Driving disqualification avoided due to exceptional hardship
Chesterfield Motoring Solicitor Kevin Tomlinson was recently instructed in a case where his client was at real risk of a driving disqualification. Her latest offending left her with 19 penalty points on her licence. In order to ensure the best result for her, Kevin had to ensure that offences from two different court centres were before a single court.
Kevin’s client had received a requisition from a Court in Staffordshire. This was as a result of new speeding offences. If convicted she would have been over the 12 point penalty limit for keeping her driving license and a ban was possible. Kevin knew that the client would have a strong argument to keep her license as losing it would cause her exceptional hardship.
His client then discovered that she was to have a further case before Derby Magistrates’ Court involving similar offence.
It was important that both cases be listed together. This was because Kevin could only put forward the same reasons for exceptional hardship once within a three year period. Kevin managed to delay the case in Staffordshire until the case in Derby had been listed. He was then able to have both matters listed before the same Magistrates’ Court.
At the point of sentencing Kevin had the opportunity to put forward the exceptional hardship argument on behalf of his client. This gave her an opportunity to keep her driving license even though she now had 19 penalty points on her driving licence as a result of her guilty pleas.
Exceptional hardship arguments
As all drivers know when you reach 12 penalty points the Court will disqualify you from driving under the totting up procedure. However, if it can be shown that exceptional hardship will result from a disqualification a driver is enabled to keep their license even though they have passed the 12 point penalty limit.
The concept of “exceptional hardship” is not comprehensively defined by the law. It does, however, have to be more than an inconvenience caused as a natural result of a driving ban.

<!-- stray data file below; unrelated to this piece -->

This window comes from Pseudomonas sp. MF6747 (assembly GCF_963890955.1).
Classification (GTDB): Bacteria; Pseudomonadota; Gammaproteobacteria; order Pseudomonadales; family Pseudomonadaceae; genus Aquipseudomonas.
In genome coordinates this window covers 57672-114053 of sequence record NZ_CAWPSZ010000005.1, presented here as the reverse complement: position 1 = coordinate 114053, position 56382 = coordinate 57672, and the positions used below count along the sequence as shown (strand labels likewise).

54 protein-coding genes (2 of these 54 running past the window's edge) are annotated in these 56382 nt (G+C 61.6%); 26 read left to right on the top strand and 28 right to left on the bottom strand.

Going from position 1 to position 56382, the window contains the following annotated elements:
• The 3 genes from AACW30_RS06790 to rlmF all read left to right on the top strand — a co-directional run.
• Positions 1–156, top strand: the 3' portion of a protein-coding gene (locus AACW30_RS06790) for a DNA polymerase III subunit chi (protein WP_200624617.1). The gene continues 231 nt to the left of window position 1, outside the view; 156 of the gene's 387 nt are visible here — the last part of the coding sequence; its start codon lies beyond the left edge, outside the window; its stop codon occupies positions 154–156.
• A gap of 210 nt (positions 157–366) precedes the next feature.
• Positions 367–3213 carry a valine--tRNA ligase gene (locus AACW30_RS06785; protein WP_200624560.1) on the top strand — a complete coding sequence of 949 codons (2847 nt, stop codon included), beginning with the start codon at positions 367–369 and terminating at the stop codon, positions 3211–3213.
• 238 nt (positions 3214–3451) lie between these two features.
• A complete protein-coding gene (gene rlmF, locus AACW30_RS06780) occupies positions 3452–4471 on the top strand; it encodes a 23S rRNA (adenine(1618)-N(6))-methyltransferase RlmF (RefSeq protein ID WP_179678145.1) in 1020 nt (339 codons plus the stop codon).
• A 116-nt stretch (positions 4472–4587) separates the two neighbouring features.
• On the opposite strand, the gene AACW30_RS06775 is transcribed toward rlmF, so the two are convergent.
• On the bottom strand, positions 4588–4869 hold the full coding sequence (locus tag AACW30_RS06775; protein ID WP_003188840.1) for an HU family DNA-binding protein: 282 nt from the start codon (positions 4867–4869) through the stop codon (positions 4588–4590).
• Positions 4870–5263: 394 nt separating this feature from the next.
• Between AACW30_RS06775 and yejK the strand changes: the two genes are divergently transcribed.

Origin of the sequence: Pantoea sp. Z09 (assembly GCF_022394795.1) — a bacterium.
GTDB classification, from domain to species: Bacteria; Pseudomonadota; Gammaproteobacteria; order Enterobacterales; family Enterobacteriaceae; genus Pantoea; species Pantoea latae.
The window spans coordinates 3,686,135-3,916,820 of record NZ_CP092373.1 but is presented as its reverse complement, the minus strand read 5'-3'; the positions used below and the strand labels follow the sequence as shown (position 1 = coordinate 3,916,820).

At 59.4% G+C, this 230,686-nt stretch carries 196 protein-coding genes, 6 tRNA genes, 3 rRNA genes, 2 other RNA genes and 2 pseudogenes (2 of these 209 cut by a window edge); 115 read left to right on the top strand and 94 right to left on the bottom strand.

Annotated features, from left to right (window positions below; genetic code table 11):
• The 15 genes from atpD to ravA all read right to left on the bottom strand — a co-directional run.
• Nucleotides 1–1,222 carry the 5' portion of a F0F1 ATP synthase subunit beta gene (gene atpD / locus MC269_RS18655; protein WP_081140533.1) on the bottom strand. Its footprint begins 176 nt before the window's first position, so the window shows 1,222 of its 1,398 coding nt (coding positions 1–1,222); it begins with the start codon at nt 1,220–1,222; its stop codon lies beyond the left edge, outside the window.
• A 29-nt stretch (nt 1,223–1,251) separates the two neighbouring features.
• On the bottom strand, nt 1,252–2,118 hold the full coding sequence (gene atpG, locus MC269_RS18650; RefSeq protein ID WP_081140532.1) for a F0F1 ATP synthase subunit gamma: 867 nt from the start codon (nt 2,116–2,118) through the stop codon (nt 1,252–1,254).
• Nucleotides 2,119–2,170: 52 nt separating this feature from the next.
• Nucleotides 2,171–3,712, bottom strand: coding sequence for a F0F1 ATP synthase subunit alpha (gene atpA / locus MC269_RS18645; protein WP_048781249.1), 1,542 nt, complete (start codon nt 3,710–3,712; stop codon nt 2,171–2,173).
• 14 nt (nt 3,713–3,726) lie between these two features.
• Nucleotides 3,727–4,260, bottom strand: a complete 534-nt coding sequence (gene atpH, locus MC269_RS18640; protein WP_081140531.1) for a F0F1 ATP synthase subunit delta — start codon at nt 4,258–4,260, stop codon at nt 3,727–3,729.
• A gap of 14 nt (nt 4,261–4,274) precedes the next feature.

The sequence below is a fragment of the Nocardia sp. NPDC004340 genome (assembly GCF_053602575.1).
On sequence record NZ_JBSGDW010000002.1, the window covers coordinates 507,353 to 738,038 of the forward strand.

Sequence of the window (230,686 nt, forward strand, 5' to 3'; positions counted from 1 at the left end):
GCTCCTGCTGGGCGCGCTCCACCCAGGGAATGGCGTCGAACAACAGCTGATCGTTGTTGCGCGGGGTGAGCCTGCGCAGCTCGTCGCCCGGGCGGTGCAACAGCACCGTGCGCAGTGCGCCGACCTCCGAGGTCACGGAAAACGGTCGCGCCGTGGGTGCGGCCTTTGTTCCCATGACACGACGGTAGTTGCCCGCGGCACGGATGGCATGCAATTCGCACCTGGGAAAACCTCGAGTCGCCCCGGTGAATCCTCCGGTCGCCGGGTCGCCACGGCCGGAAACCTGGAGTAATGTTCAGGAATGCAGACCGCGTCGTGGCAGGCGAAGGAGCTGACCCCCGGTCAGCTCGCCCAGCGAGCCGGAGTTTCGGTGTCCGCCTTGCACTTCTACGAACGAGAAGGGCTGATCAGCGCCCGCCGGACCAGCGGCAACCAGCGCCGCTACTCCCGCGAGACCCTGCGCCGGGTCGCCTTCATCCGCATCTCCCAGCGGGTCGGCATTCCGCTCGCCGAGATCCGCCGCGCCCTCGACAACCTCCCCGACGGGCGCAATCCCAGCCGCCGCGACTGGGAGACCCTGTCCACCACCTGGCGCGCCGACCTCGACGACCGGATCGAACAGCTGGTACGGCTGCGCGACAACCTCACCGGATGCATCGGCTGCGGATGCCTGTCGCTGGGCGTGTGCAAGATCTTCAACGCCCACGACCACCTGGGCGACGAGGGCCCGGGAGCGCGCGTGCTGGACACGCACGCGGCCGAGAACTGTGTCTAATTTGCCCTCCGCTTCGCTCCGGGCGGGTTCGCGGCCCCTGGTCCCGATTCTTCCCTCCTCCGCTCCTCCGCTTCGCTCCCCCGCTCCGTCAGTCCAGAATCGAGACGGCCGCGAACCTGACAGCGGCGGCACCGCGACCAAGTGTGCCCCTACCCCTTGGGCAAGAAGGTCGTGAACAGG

Issues that can amount to hardship may include:
- Loss of a job resulting in loss of accommodation for others such as children
- An inability to get to any work due to geographical and public transport restrictions
- Loss of other third persons employment due to businesses having to close
- The requirement to take family members to urgent medical appointments when no other transport is available
In this case Kevin argued exceptional hardship before the Magistrates. His client gave evidence to the court about the difficulties she would face if she lost her licence. Although the case was initially heard before two Magistrates, they could not agree. As a result a third Magistrate was brought in so Kevin had to present the case again.
No driving disqualification but 19 penalty points
Fortunately for his client, Kevin was successful in his representations and exceptional hardship was found. The court chose to exercise its discretion not to impose a driving disqualification. This meant the Client could continue driving and was simply ordered to pay financial penalties for these offences.
Kevin’s advocacy skills and ability to see the bigger picture when collecting together cases before making his argument enabled the client to keep his driving licence.
Privately funded cases
For this type of case legal aid was not available. Instead an agreed fixed fee was agreed in advance of the work being undertaken. In the event this was arguably a small price to pay in order that our client keep her driving license.
Contact a Chesterfield Motoring Law Solicitor
If you require advice and representation from an expert road traffic law solicitor because you face a driving disqualification then please contact Kevin at our Chesterfield office on 01246 283000 or use the contact form below. Details of our Chesterfield Office can be found here. Alternatively you can find your nearest office here.
Kevin can provide you with detailed and affordable advice as to whether you are able to challenge the prosecution evidence relating to your road traffic offence, or how you are likely to be sentenced following a guilty plea.